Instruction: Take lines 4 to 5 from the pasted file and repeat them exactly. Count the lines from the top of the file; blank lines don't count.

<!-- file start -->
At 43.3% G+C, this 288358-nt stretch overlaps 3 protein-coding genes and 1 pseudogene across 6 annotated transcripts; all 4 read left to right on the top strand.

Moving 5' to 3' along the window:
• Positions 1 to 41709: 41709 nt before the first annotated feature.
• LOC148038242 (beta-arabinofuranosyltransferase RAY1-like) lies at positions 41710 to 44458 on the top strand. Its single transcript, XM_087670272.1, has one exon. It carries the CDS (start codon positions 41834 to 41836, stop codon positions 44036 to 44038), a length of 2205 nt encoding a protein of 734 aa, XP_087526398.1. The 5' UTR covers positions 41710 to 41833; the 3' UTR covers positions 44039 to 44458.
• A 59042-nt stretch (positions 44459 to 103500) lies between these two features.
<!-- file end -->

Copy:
• LOC148038242 (beta-arabinofuranosyltransferase RAY1-like) lies at positions 41710 to 44458 on the top strand. Its single transcript, XM_087670272.1, has one exon. It carries the CDS (start codon positions 41834 to 41836, stop codon positions 44036 to 44038), a length of 2205 nt encoding a protein of 734 aa, XP_087526398.1. The 5' UTR covers positions 41710 to 41833; the 3' UTR covers positions 44039 to 44458.
• A 59042-nt stretch (positions 44459 to 103500) lies between these two features.